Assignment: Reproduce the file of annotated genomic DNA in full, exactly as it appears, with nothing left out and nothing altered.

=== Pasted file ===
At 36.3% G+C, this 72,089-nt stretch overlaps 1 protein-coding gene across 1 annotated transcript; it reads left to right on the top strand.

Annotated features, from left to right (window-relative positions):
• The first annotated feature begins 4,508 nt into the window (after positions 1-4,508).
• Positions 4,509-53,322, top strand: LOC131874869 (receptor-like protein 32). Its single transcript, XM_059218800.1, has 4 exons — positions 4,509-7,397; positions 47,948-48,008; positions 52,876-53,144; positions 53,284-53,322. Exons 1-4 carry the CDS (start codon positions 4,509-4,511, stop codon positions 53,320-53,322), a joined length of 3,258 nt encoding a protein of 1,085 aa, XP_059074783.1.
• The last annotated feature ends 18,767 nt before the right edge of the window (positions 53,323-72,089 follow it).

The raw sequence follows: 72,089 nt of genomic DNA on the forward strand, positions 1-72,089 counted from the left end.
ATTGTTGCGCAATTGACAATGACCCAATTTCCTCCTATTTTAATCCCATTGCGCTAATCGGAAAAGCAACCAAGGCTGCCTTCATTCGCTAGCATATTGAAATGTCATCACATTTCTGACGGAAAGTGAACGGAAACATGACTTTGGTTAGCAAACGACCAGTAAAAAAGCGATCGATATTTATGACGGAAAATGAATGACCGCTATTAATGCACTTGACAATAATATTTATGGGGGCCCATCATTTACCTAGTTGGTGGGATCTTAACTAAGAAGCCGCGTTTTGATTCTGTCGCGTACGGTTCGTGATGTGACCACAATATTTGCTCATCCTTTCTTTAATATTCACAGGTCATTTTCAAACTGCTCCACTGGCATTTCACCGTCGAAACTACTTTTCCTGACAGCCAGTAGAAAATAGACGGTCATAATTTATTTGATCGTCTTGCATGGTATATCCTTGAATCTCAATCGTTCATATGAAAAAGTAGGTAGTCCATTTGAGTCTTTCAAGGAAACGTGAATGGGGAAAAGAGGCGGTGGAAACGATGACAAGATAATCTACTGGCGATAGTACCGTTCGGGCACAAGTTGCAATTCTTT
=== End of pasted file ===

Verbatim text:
At 36.3% G+C, this 72,089-nt stretch overlaps 1 protein-coding gene across 1 annotated transcript; it reads left to right on the top strand.

Annotated features, from left to right (window-relative positions):
• The first annotated feature begins 4,508 nt into the window (after positions 1-4,508).
• Positions 4,509-53,322, top strand: LOC131874869 (receptor-like protein 32). Its single transcript, XM_059218800.1, has 4 exons — positions 4,509-7,397; positions 47,948-48,008; positions 52,876-53,144; positions 53,284-53,322. Exons 1-4 carry the CDS (start codon positions 4,509-4,511, stop codon positions 53,320-53,322), a joined length of 3,258 nt encoding a protein of 1,085 aa, XP_059074783.1.
• The last annotated feature ends 18,767 nt before the right edge of the window (positions 53,323-72,089 follow it).

The raw sequence follows: 72,089 nt of genomic DNA on the forward strand, positions 1-72,089 counted from the left end.
ATTGTTGCGCAATTGACAATGACCCAATTTCCTCCTATTTTAATCCCATTGCGCTAATCGGAAAAGCAACCAAGGCTGCCTTCATTCGCTAGCATATTGAAATGTCATCACATTTCTGACGGAAAGTGAACGGAAACATGACTTTGGTTAGCAAACGACCAGTAAAAAAGCGATCGATATTTATGACGGAAAATGAATGACCGCTATTAATGCACTTGACAATAATATTTATGGGGGCCCATCATTTACCTAGTTGGTGGGATCTTAACTAAGAAGCCGCGTTTTGATTCTGTCGCGTACGGTTCGTGATGTGACCACAATATTTGCTCATCCTTTCTTTAATATTCACAGGTCATTTTCAAACTGCTCCACTGGCATTTCACCGTCGAAACTACTTTTCCTGACAGCCAGTAGAAAATAGACGGTCATAATTTATTTGATCGTCTTGCATGGTATATCCTTGAATCTCAATCGTTCATATGAAAAAGTAGGTAGTCCATTTGAGTCTTTCAAGGAAACGTGAATGGGGAAAAGAGGCGGTGGAAACGATGACAAGATAATCTACTGGCGATAGTACCGTTCGGGCACAAGTTGCAATTCTTT